Muscle strains, ligament sprains and poor posture: These can all be causes of a stiff back. Whatever the cause, there are ways to combat a sore or tight back, including lower back stretches and exercises. Grab a mat or a chair, wag your "tail" or arch your back, and get started on a set of stretches that will loosen your muscles.
Causes of a Stiff Back
A stiff back is often associated with lower back pain which can occur for a variety of reasons. Anything from an injury, to a medical condition to a fall can lead to aching and tightness in your back. Some common lifestyle or exercise-related causes of a sore or stiff back, according to MedlinePlus, include:
- Sitting in one position for a long time
- Muscle spasm (tense muscles)
- Strain or tear to ligaments supporting the back
Causes related to medical conditions may include:
- Spinal curvatures
- Problems related to pregnancy
- Arthritis conditions
- Infection of the spine or kidney
The NHS points to conditions specifically related to stiffness in your back. Ankylosing spondylitis causes pain and stiffness that's usually most uncomfortable in the morning and gets better with movement. Spondylolisthesis causes lower back pain and stiffness and may also cause numbness and a tingling sensation.
Tight Lower Back Stretches
University Health Services at UC Berkeley recommends basic lower back exercises that can loosen back muscles and alleviate soreness. They suggest performing the exercises slowly without forcing movement and to breathe throughout the exercises.
- Tail wag: Position yourself on your hands and knees, with your back in a neutral position. Gently move your hips toward your rib cage to side-bend your torso. In other words, rotate your right hip toward your right shoulder. Hold, then alternate to the other side.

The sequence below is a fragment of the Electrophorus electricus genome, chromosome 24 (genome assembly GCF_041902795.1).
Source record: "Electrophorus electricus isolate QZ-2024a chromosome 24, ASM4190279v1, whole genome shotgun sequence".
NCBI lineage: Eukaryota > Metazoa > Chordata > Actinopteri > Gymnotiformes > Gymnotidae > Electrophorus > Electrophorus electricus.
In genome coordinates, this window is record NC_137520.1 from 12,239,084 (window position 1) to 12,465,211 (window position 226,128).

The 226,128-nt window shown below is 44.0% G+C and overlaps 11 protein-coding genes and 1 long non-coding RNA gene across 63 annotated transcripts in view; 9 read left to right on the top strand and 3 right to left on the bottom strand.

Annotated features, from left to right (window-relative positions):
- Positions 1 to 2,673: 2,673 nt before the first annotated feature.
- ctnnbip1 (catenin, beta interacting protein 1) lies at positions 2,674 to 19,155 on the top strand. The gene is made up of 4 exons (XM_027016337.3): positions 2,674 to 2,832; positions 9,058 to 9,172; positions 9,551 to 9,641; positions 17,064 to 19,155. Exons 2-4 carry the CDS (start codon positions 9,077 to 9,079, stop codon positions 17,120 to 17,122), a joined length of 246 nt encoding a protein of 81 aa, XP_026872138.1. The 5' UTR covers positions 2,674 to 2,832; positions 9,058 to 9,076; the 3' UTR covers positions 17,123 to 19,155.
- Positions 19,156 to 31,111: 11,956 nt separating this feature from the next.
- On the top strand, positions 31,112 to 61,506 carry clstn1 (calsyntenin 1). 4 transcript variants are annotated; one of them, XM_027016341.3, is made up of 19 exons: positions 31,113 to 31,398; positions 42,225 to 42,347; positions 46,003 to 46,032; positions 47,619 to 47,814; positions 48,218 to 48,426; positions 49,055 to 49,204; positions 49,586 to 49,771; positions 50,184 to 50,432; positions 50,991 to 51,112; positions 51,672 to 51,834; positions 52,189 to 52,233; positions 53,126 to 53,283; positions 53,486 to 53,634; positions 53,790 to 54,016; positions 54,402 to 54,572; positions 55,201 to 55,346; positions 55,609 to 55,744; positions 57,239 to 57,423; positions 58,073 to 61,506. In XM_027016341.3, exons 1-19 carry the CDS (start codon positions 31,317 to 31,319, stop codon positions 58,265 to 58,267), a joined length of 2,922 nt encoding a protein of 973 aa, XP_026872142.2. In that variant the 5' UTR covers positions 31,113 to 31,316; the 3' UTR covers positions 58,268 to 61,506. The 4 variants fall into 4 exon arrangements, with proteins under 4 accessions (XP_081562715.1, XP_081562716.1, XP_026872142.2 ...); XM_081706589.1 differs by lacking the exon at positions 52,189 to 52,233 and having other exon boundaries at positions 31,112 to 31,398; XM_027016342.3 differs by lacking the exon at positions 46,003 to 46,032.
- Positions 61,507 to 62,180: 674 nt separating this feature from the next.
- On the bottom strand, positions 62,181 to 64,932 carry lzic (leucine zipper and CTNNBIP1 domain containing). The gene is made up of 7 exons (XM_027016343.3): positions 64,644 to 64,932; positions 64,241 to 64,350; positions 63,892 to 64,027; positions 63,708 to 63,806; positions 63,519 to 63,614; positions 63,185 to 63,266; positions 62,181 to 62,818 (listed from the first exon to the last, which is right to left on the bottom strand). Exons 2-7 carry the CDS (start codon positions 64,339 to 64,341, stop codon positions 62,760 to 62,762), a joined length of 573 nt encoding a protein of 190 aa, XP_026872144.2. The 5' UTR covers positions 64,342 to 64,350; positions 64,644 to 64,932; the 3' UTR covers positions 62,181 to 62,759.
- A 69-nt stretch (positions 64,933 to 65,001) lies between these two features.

- Hamstrings: Lie on your back, pull your thigh up to your chest at about a 90-degree angle and straighten your leg until you feel a stretch in the back of your thigh. Make sure your legs are fully straightened, even if they're not at a complete 90-degree angle to your hip. Hold for 1 minute, then switch to the opposite leg.
- Prop up on elbows: Lying flat on your stomach, prop yourself up on your elbows. Keep the pelvis, hips and legs relaxed and hold for 30 seconds.
Read more: The Best Lower Back Exercises at Home
15-Minute Daily Back Exercises
- Knee-to-chest stretch: Lie on your back, knees bent, feet on the floor. Pull up one knee with both hands and pull it to the chest while tightening the abdominal muscles. Hold for five seconds. Returning to the starting position, then repeat with the opposite leg. Finally, repeat with both legs at the same time.
- Lower back rotational stretch: Lying on your back with your knees bent and feet planted flat on the floor, roll your bent knees to one side, while keeping your shoulders firmly to the floor. Hold for 10 seconds. Go back to starting position and repeat on the other side.
- Lower back flexibility exercises: Lie on your back, feet on the ground, knees bent. Tighten your abdominal muscles so that your stomach shifts away from your waistband and hold for five seconds, then relax. Flatten your back, pulling your belly-button toward the floor and hold for five seconds, then relax. Repeat.
- Bridge exercise: Lie on your back, knees bent, feet planted on the ground. Keep your shoulders and head relaxed, while tightening your abdominal and gluteal muscles and raising your hips to form a straight line from your knees to your shoulders. Complete three deep breaths while holding this position. Lower back down, then repeat.
- Cat stretch: Situate yourself on your hands and knees, then slowly arch your back as if you're pulling your stomach toward the ceiling, then slowly allow your back and abdomen to sink toward the floor. Return to starting position and repeat.
- Seated lower back rotational stretch: Sitting on a stool or backless chair, cross one leg over the other. Brace your elbow against the outside of the opposite knee, then twist and stretch to the side. Repeat on the opposite side.
- Shoulder blade squeeze: Sitting on a stool or backless chair, sit upright and pull your shoulder blades together. Hold for five seconds, then relax.